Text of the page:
So, in conclusion, I guess I should go harness the horses to the buggy, grab my bonnet and head to town since I am so hopelessly out of sync with the modern world. I just can’t see spending so much time on these things. I already waste enough time trying to build a fire in the cookstove…

Tell me your opinion on Facebook, texting, and Twitter. I know many of you have valid arguments against my position. Please try to remember I am easily swayed and bribes, well, bribes without Jean’s knowledge, will be accepted.


  1. I love texting. It's like email, only faster. And sometimes better than a phone call because when I only need to tell you that I'm running 15 minutes late, it saves me all the Hi, how are you...

    I'll join you on your soapbox about the narcissism of Facebook and Twitter. People think I care about far more than I actually do.

    But I will be signing up for Twitter today. I need to see what all the kids are talking about...

  2. Hate Facebook. Love Twitter. Don't have texting on my phone.

    What's fun about Twitter is connecting with people you sort of know. (Ask the Presents authors--I'm a total Twitter groupie for them). I've also connected with readers (or created readers) on Twitter. I think it's easier on Twitter, via searches, to find people who have similar interests to you.

    Plus, the #1k1hr challenges on Twitter have helped me write 3 60K books and a 21K word novella in just 6 months. For that alone, Twitter is worth it.

    Twitter's something you can sneak in for a few minutes during breaks at work, for instance. To me, Facebook seems harder to follow and more confusing. Plus, if you're not into the games on Facebook, you end up wondering what's the point.

  3. Oh, and another cool thing about Twitter--instant information. Not always correct, but the speed and sheer breadth of Twitter helps you quickly correct the errors and get the full picture. Almost an hour before Pres. Obama announced Osama Bin Laden's death, Twitter had it figured out. Not all of the information was perfect, but the gist was there.

    I get a lot of my initial news on Twitter, especially at work. It's kind of like a alert system.

  4. Kimberly, I agree about texting. It does save me a lot of time. I really didn't think about Facebook being all about narcissism but you are right. Good point! Let me know how the Twitter account goes. I am curious.

    Paula, I didn't know that about Twitter. So you can search for people with similar interests? I am at a loss about #1k1hr challenges - what is that? I need to learn. Great about it helping you write those books! Is Twitter something like texting (I know you don't have texting) because it is short and doesn't require much responding? And Facebook - I agree about the games!

  5. I like Facebook. It's let me reconnect with old friends. I don't spend nearly as much time on it as I did at first. I guess the "new" has worn off. And I was just thinking the other day I needed to cull my Friends list. I'm not sure why I'm friends with some of these folks.

    I have a Twitter account. I don't Tweet though. Well, except the night of The Closer premiere when Kyra Sedgwich was tweeting. I got a couple @ messages from here. Love the show and her character.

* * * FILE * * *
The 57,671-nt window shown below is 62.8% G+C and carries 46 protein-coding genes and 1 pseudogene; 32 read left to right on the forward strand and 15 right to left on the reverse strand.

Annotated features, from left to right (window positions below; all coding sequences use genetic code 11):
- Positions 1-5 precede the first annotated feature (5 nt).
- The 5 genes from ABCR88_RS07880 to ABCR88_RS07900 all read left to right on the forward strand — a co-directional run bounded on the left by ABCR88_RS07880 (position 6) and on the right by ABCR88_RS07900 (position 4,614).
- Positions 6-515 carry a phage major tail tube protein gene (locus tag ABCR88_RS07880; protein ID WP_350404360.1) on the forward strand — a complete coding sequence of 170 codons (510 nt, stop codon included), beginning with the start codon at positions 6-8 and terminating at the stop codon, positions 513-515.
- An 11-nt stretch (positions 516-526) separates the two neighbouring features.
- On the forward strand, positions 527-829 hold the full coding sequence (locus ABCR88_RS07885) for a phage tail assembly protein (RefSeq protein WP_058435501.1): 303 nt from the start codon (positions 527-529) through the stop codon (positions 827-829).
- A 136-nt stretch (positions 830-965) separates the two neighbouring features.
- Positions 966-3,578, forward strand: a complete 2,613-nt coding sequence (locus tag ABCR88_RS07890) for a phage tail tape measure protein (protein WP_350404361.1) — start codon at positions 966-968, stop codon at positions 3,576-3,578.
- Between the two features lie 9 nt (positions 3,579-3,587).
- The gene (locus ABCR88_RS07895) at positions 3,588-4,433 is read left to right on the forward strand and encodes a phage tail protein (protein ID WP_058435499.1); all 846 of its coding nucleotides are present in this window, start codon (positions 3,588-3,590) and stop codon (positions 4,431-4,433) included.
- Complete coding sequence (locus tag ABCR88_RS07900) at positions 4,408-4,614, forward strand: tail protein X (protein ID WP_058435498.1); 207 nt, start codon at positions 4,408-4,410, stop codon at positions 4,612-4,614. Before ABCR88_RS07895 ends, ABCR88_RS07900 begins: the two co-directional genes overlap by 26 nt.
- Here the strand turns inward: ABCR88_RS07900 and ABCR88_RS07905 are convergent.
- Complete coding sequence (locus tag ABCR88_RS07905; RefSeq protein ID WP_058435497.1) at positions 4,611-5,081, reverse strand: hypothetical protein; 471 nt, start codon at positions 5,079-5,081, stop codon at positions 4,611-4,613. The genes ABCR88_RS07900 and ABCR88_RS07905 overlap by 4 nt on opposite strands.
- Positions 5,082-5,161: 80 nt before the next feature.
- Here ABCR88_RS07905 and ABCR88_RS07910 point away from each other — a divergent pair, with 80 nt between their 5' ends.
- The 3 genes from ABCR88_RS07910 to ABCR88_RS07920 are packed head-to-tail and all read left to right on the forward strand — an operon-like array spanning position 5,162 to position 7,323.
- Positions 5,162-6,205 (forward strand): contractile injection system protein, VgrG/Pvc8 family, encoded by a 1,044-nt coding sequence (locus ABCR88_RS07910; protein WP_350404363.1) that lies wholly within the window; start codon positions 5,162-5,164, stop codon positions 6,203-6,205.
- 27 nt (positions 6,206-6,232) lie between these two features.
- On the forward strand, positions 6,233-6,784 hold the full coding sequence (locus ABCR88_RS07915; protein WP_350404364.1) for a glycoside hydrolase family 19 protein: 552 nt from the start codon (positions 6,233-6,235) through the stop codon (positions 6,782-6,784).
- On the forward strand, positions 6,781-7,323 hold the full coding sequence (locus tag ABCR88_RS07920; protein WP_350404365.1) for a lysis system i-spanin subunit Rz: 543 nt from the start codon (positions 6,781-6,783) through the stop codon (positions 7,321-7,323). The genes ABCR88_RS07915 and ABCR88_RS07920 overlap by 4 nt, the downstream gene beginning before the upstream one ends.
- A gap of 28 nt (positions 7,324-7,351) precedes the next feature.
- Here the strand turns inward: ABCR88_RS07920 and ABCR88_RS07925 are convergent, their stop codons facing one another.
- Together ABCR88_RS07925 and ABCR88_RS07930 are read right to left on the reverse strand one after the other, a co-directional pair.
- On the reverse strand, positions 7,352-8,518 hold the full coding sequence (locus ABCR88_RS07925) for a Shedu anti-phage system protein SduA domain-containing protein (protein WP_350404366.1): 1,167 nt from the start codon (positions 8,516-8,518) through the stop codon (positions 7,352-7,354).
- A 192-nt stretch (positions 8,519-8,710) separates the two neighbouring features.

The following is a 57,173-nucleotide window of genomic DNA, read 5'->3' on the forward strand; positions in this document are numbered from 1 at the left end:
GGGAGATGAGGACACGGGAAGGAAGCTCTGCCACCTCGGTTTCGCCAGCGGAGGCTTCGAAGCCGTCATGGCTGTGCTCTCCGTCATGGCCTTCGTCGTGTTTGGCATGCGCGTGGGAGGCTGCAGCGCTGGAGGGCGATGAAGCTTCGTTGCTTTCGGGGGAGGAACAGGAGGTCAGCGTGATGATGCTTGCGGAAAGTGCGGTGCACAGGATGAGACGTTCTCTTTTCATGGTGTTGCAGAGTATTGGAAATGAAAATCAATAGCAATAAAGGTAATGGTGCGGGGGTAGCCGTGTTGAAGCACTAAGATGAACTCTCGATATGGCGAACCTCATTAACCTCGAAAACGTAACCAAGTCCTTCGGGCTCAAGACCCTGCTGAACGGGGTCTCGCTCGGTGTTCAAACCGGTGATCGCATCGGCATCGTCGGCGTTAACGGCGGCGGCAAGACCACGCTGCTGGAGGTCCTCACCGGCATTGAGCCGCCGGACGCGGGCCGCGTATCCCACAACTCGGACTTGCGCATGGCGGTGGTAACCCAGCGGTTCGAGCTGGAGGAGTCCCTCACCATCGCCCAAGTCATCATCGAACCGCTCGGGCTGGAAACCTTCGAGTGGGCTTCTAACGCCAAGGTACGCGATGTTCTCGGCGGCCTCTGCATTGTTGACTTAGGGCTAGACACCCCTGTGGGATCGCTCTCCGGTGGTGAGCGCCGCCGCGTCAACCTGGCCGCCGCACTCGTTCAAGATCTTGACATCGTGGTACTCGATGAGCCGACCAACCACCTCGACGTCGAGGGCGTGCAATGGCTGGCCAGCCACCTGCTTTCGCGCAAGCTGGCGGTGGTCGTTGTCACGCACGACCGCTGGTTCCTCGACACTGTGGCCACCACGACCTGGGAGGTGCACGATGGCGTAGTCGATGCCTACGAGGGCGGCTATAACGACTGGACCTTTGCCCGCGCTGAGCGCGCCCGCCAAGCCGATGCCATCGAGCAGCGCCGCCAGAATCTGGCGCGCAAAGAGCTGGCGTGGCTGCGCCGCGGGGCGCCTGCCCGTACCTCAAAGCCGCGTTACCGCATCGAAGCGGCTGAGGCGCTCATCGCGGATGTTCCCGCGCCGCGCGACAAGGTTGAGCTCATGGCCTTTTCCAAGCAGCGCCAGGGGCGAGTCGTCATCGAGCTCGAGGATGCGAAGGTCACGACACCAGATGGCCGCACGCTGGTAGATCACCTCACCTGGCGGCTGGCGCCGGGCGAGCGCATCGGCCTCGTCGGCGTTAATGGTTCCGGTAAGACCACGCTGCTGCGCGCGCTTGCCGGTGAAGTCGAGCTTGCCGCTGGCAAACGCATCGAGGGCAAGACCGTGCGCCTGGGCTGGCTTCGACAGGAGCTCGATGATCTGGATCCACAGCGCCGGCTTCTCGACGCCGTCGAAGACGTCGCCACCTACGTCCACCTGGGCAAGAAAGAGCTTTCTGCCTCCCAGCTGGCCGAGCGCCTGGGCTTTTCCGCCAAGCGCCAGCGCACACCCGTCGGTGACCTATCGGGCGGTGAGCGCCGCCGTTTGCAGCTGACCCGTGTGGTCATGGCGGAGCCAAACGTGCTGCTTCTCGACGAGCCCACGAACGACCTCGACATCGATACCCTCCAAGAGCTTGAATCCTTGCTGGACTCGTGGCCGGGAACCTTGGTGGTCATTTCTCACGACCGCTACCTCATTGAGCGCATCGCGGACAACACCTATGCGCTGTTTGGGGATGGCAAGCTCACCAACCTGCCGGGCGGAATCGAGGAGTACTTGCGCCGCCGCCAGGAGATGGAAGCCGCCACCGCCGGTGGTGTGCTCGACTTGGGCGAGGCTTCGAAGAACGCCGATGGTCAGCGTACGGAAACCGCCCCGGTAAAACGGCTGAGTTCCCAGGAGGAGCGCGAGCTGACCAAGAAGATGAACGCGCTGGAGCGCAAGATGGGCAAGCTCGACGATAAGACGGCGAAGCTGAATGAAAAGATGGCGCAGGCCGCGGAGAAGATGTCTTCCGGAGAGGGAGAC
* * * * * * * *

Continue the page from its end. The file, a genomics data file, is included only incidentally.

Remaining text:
Love texting. It's an easy way to message folks. After the tornadoes, I had texting capability only so that was my sole mode of communication for 6 days.

    And now there's Google +. I'm not even going to look at it.


  6. As someone who is phone-phobic (I'm sure there's a technical term for that), I love texting. I might love you, but I don't love talking to you on the phone. Text me any day!

    I have a friend who mentioned the 1hr1k challenges, but I didn't know they were on Twitter. Anything that helps your writing, imo. But I still think limiting what you do is a good idea. If there's that much info on Twitter and you can search out stuff, etc, I can't see it being any less time-consuming than FB, where I don't do any games or anything, but just skimming the news feed can take forever.

    But for the truly important stuff, hasn't anyone heard of the game "Telephone"? I would not want to get my news that way. Straight from the horse's mouth, preferably, and if I can't get it straight from them, videos on the news of them saying it works for me. It just gives me hives anytime I think about our kids' world evolving into a place where anything important is found out via Twitter or FB. Yikes!

  7. I tend to think of facebook as a mixed blessing. Yes, there is the annoyance of losing time, getting spammed by useless info, and the occasional unfriendly so-and-so from your past suddenly wanting to be your friend after spending their entire high school career doing their darndest to make your life miserable... But for someone like me, who lives on the opposite side of the country from my family and have good friends scattered to the four winds, Facebook has become an essential convenience in trying to show I do care and haven't forgotten people. (It doesn't help that I have two small children who scream in jealousy whenever I try to have a phone conversation!) I've found that turning my privacy settings up, blocking games, and hiding commentary from select people all make the experience much more efficient. But truth be told, I spend half of my time on FB with the Goodreads application!

    Initially, I hated the very idea of Twitter. As if our society weren't narcissistic enough already! But I have to admit, the vile thing has it's uses...particularly in the professional sense. I do like being able to track my favorite agents and editors and hearing what they're looking for and what they're sick of in a manuscript. Earlier this year, Twitter was responsible for alerting me to a Writer's Digest contest that allowed you to pitch your book in a single tweet. I have to say, it was quite the challenge to condense the gist of my MS down to 140 characters! But I managed to at least final in that particular contest, so I like to think it paid off.

    ~Angela Blount

  8. Paula, I get the instant news thing but if the info isn't correct do they immediately do updates?